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Do You Know How Much You Really Eat?


When Arnold (“You’ve got to help me remembuh!”) Schwarzenegger confronts his altered memories in the 1990 movie “Total Recall,” what he thinks about his wife, his job, even his name, is wildly off-base. Most of you like to think you have total recall of your daily events, including how much you eat; think again. Self-reported dietary info turns out to be slipshod, particularly if you’re overweight, as 70 percent of North American adults are.

According to researchers who looked at data in the National Health and Nutrition Survey, the dietary habits reported by 67.3 percent of women and 58.7 percent of men were just “not physiologically plausible.”

So if you’re struggling to achieve a healthy weight, it might be because you don’t have a realistic idea about how much you eat. These simple recall tools may help:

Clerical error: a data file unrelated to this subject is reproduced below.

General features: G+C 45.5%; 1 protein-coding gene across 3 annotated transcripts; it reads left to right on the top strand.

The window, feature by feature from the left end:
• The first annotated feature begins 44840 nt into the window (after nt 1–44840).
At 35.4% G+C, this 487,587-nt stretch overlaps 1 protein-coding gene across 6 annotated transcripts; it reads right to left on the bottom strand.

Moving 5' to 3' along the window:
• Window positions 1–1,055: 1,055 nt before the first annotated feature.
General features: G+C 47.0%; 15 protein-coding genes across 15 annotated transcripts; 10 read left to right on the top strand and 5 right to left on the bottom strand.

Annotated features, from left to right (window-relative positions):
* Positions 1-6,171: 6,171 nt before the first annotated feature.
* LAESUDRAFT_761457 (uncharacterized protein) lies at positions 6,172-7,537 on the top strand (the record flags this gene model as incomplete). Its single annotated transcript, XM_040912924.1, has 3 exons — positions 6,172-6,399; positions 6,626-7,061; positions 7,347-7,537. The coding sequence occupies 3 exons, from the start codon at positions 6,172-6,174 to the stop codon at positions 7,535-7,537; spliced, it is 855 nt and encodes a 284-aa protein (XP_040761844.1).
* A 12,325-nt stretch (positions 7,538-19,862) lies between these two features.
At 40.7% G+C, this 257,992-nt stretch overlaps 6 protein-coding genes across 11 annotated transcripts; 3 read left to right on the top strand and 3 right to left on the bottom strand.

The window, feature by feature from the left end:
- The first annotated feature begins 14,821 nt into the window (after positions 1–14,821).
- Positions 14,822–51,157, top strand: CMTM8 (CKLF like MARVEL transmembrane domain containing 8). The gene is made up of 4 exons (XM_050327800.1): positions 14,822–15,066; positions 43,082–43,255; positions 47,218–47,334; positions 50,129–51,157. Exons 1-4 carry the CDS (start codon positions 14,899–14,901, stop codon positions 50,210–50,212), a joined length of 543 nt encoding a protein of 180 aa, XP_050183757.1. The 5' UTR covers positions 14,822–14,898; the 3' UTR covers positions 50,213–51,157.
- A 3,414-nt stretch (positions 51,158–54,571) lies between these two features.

Keep a food diary. iPhones and Android-based phones have apps to record food intake and give you your total calories eaten.

Next, figure out how many calories per day will maintain your current weight. Dr. Mike’s Cleveland Clinic has a handy guide: If you’re overweight and sedentary, multiply your weight by 11; overweight but get 30-60 minutes of exercise three or more times a week; multiply your weight by 14; overweight but get 60 or more minutes of exercise at least four or more days a week, multiply your weight by 16.

Then, to lose 1 pound a week, make your daily intake 500 calories less than that number. Now you’ll have total recall of your diet – and a younger RealAge.


© 2015 Michael Roizen, M.D. and Mehmet Oz, M.D.
Distributed by King Features Syndicate, Inc.

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